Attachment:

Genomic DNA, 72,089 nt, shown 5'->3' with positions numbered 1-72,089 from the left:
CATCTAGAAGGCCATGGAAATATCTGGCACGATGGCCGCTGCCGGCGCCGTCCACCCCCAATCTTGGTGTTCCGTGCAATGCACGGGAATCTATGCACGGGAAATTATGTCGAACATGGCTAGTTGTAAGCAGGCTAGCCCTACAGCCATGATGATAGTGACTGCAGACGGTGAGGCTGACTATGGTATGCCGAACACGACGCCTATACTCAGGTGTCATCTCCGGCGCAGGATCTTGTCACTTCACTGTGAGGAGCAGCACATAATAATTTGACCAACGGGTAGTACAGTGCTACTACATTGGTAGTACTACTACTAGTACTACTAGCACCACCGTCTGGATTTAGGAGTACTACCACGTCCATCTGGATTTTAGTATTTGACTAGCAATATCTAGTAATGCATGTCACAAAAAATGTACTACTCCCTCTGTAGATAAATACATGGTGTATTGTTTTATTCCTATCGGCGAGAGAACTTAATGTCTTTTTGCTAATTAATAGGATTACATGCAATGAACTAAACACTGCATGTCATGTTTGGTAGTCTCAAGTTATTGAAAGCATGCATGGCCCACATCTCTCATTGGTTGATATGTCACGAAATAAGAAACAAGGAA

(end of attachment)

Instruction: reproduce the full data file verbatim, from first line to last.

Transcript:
Genomic DNA, 72,089 nt, shown 5'->3' with positions numbered 1-72,089 from the left:
CATCTAGAAGGCCATGGAAATATCTGGCACGATGGCCGCTGCCGGCGCCGTCCACCCCCAATCTTGGTGTTCCGTGCAATGCACGGGAATCTATGCACGGGAAATTATGTCGAACATGGCTAGTTGTAAGCAGGCTAGCCCTACAGCCATGATGATAGTGACTGCAGACGGTGAGGCTGACTATGGTATGCCGAACACGACGCCTATACTCAGGTGTCATCTCCGGCGCAGGATCTTGTCACTTCACTGTGAGGAGCAGCACATAATAATTTGACCAACGGGTAGTACAGTGCTACTACATTGGTAGTACTACTACTAGTACTACTAGCACCACCGTCTGGATTTAGGAGTACTACCACGTCCATCTGGATTTTAGTATTTGACTAGCAATATCTAGTAATGCATGTCACAAAAAATGTACTACTCCCTCTGTAGATAAATACATGGTGTATTGTTTTATTCCTATCGGCGAGAGAACTTAATGTCTTTTTGCTAATTAATAGGATTACATGCAATGAACTAAACACTGCATGTCATGTTTGGTAGTCTCAAGTTATTGAAAGCATGCATGGCCCACATCTCTCATTGGTTGATATGTCACGAAATAAGAAACAAGGAA